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emjayef

join:2007-11-25
Pleasant Hill, CA
Reviews:
·Anveo
·Astound Broadband
·Comcast

Switched to Arris TG862G/CT, port forwarding no longer works

I have two Ubuntu 12.04 systems, one desktop, one server. I was having problems with my old ubee modem + Netgear router, so I just got this Arris gateway/router combo. Now I can't seem to connect to any servers (web, ssh, etc). The firewall is disabled, the servers are running fine (locally), my external IP has been triple checked multiple times, and I've gone through every setting on the gateway, filled in the servers in port forwarding, tried every suggestion I could find, and even reset the modem. I also tried briefly enabling DMZ for the one computer.

I can ping my IP both by name (vis dyndns) or ip address, but connections simply time out. Shields Up shows stealth mode for all ports, which they think is a good thing, but obviously it's not what I want.

The only thing that changed besides the gateway is the local IP, from 192.168.x.x to 10.0.0.x. Also, my Netgear router opened ports to all computers that might be listening, where this Arris allows specific local computers, and only one computer at a time can be open for any given port.

In the past, I've never had any problems running servers on my computers. It must be the gateway, but I've tried everything, I think.



NetFixer
Freedom is NOT free
Premium
join:2004-06-24
The Boro
Reviews:
·Cingular Wireless
·Comcast Business..
·Vonage
·Comcast

I am not familiar with the Arris TG862G/CT, but does it have a firewall setting that allows you to disable the SPI firewall (and just use NAT as a pseudo firewall)?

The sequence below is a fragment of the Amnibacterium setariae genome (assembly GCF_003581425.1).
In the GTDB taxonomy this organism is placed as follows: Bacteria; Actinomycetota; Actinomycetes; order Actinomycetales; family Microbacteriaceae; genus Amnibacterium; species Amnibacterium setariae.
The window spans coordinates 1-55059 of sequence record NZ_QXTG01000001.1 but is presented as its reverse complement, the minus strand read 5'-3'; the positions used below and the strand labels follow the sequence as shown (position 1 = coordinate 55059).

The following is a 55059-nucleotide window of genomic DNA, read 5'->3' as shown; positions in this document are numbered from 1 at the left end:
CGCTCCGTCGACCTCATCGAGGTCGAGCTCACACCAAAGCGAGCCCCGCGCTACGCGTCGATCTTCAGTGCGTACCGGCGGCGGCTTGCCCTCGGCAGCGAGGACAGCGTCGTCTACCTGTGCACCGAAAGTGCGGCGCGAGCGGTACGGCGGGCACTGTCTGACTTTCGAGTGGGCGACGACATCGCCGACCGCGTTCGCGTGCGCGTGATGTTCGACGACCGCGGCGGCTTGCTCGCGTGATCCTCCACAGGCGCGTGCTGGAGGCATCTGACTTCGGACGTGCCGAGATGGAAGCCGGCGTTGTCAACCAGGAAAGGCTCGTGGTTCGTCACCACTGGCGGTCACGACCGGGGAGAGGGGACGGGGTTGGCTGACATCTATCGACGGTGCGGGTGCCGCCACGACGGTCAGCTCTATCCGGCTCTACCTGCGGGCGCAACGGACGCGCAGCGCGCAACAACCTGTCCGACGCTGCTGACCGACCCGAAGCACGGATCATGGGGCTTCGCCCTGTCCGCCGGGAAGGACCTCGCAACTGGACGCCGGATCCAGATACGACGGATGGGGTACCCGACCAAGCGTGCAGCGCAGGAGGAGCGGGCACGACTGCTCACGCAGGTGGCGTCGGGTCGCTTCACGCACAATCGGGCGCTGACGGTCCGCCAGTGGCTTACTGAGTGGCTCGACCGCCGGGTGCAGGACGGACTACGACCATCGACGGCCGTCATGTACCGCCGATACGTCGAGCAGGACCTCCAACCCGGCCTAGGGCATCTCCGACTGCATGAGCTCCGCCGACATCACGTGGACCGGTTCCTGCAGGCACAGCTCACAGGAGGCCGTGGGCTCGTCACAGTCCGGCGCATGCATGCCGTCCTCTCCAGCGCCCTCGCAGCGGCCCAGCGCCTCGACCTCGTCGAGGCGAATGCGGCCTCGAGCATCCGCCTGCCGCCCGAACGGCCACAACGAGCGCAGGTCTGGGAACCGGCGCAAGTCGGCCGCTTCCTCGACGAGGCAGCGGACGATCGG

I can recall working with a Motorola/Netopia DSL gateway router that allowed you to setup port forwarding rules and/or a software DMZ, but no ports would actually be forwarded to the server(s) behind the router (and the DMZ still blocked all incoming traffic) unless you also explicitly disabled the SPI firewall.

I don't know what kind of Netgear router you were using, but with a single public IP address and NAT, the Arris TG862G/CT method of only allowing you to forward any given port to one server is normal. And even if your Netgear allowed you to setup that kind of rule, you would not have actually been able to forward the same port to multiple servers at the same time if you only had one public IP address. Opening a port (which generally means making an exception in the SPI firewall) is not the same as forwarding the port through a NAT router.
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emjayef

join:2007-11-25
Pleasant Hill, CA
Reviews:
·Anveo
·Astound Broadband
·Comcast

The firewall defaults to blocking nothing, but I totally disabled it anyway. I also disabled things like parental controls, and anything else that might matter.

After an hour or two of searching, I found one older discussion (»forum.universal-devices.com/view···&t=11370) that said Comcast disabled port forwarding completely, saying you need a static IP with business class internet. This was the only place anywhere that mentioned this. So I'll call them and ask about it, and if it's true, I'll either try to switch to a gateway-only, or just buy one and use my wireless router.

My Netgear router is a RangeMax WNR3500. It's been a while since I set anything, so I could be mixed up, but I know I never specified the local IP address - in fact, it has changed now and then. I never tried having more than one server, though. Might be an interesting thing to try if I get a chance. Right now, it would be hard to check, as I can't disable the router part of the Arris gateway.



emjayef

join:2007-11-25
Pleasant Hill, CA
Reviews:
·Anveo
·Astound Broadband
·Comcast
reply to emjayef

OK, I figured this out... it is actually working, but with this setup, it disallows access to the external IP from inside the network. I never had that problem before, so I didn't know that some routers had this "feature."

I was able to check by using a free external proxy (hidemyass.com), and using it, I was able to connect to my server. A bit inconvenient, and I am planning to return this gateway/router and get a simple modem without router since there's no way to disable the router section by a mere user.



flwpwr

@comcast.net

said by emjayef: